No matter how prevalent it is for young girls and women, catcalling isn’t harmless.
The murder of Ruth George, a kinesiology student at a University of Illinois at Chicago in 2019, a Chicago man — prosecutors allege — was angry the 19-year-old didn’t respond to his catcalls shines a new spotlight on those dangers, particularly for tween and teen girls who might not know how to react. George’s body was found in a UIC parking garage.
Street harassment is “part of the larger problem of rape culture,” where “sexual violence is viewed as a normal, everyday thing, something that can be dismissed and joked about,” says LeChea Mottley, trauma therapist with Resilience, a Chicago-based nonprofit for sexual violence survivors.
The Girl Scouts found that 1 in 10 girls is catcalled before she turns 11. Cornell University and the nonprofit organization Hollaback! also found that 85% of the 5,000 women they surveyed experienced catcalling or street harassment before age 17; 31% were just 13-14 years old. Half of the women surveyed reported being groped in public, while nearly 80% said they’ve been followed.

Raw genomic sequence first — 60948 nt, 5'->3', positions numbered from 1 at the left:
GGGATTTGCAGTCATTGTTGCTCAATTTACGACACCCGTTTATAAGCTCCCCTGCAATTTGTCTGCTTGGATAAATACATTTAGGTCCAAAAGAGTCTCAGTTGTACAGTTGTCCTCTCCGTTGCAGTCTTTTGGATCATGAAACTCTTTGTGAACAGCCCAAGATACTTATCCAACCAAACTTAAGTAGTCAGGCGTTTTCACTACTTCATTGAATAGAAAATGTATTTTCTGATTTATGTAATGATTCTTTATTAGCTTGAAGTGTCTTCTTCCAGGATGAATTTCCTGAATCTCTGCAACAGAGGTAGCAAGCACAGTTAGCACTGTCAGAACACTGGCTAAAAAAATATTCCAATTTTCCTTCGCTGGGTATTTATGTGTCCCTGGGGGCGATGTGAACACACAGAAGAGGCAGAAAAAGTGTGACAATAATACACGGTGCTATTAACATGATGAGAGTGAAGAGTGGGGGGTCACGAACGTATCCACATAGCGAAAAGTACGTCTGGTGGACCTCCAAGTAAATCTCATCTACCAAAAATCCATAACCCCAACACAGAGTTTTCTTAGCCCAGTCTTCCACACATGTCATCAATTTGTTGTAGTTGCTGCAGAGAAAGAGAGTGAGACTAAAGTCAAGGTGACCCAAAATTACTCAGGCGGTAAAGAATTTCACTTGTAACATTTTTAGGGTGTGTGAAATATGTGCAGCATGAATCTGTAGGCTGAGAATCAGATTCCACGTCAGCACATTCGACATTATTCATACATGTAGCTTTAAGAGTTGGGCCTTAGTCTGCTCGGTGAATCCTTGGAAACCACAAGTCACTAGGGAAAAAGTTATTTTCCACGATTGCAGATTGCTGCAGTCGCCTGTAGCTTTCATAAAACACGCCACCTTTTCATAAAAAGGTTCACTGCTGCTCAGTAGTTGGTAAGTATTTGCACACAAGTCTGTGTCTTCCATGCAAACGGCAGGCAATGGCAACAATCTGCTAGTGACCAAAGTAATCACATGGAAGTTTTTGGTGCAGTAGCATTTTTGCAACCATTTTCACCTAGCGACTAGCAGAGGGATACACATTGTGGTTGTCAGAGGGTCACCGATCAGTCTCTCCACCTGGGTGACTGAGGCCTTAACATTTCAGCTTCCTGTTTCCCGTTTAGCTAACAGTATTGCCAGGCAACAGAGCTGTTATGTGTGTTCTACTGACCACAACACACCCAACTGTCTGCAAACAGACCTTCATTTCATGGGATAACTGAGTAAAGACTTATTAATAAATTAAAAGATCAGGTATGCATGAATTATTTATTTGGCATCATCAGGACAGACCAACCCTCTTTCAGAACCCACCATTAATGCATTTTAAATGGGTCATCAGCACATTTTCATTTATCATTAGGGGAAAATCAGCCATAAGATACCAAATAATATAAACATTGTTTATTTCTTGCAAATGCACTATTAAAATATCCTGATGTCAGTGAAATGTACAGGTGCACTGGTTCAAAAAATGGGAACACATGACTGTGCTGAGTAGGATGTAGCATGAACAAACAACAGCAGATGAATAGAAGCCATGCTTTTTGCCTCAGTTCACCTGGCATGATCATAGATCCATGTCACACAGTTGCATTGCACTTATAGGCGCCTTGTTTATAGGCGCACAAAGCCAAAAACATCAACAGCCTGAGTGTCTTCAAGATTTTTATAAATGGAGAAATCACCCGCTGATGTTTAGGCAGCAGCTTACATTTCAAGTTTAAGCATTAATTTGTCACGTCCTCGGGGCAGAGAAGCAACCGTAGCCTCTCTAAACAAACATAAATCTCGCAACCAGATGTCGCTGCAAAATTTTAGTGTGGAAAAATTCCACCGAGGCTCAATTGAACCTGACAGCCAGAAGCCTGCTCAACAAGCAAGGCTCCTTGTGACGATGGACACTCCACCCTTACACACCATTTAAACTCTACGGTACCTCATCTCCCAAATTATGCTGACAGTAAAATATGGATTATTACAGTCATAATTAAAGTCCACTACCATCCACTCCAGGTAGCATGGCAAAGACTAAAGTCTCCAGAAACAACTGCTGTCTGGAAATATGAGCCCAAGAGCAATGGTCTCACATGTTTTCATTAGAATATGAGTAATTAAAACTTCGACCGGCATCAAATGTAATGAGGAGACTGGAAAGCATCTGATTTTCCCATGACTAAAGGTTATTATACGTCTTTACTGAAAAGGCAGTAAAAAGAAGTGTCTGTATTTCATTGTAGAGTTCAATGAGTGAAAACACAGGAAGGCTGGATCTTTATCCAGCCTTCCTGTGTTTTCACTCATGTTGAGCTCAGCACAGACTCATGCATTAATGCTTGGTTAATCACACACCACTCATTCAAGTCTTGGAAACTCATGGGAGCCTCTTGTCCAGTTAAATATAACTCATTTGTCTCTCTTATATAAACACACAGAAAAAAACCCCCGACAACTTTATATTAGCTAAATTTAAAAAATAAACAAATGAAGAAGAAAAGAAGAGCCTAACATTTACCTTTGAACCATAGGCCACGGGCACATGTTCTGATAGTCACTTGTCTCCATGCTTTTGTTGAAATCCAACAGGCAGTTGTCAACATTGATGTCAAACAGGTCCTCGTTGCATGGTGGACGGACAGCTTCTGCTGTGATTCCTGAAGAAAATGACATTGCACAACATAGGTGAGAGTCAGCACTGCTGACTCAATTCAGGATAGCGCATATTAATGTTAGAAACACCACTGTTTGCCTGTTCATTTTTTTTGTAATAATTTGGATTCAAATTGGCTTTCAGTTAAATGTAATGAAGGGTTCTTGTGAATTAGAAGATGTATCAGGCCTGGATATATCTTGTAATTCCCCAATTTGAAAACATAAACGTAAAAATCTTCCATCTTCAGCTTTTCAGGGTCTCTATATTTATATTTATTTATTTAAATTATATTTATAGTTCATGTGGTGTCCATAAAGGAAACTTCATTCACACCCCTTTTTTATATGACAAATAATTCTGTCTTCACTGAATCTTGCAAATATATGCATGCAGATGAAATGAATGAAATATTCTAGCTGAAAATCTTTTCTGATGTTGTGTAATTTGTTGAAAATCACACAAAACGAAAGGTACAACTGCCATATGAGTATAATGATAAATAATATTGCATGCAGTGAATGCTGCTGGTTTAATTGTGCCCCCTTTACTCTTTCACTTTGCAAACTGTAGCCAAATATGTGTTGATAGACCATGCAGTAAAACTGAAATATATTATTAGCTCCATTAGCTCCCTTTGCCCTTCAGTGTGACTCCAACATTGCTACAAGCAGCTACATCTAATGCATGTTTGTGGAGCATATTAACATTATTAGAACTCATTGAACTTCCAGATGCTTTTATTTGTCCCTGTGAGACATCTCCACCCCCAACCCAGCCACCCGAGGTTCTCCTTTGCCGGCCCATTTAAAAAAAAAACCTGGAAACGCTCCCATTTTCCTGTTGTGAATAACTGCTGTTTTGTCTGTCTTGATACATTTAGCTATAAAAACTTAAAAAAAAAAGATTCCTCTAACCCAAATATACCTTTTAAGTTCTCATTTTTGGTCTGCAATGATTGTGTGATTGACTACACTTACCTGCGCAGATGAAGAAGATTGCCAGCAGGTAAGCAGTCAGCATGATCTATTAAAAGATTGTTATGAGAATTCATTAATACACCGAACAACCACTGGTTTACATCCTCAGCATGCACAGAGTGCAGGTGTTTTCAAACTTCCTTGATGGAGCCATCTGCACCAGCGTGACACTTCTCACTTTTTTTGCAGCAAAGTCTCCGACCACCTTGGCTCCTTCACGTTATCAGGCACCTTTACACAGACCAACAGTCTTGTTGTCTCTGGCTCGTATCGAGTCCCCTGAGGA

Catcalling not only feels annoying, it can feel threatening.
In light of the Ruth George murder, the Oak Park Police Department in Illinois, Resilience, the Illinois State’s Attorney’s West Office and Youth Services of Oak Park Township offer these tips to help girls figure out how to respond.
What to do
People who want to hurt others watch for those who look distracted or are obscured from public view. Pay attention to your surroundings and listen your gut.
When someone catcalls and harasses, say “no” with conviction and in your loudest, strongest voice. Saying no to catcallers may sound like this: “No! Nobody speaks to me like that.” “No! I deserve to be spoken to with respect.”
But don’t engage with them. Get away from the person.
“Don’t be afraid to hurt someone’s feelings if your gut is telling you that person is dangerous. Trust your gut. Do whatever it takes to get to safety. Worry about that rather than caring about the feelings of that person who is making you uncomfortable,” Oak Park Police Officer Traccye Love told them.
How bystanders can help
Elexys Isidore, legal and medical advocate at Resilience, says there are safe ways to help if you notice someone being harassed.
Among the options to consider is confronting the situation directly, causing a distraction so the person being harassed can get away and getting an adult or the police to help.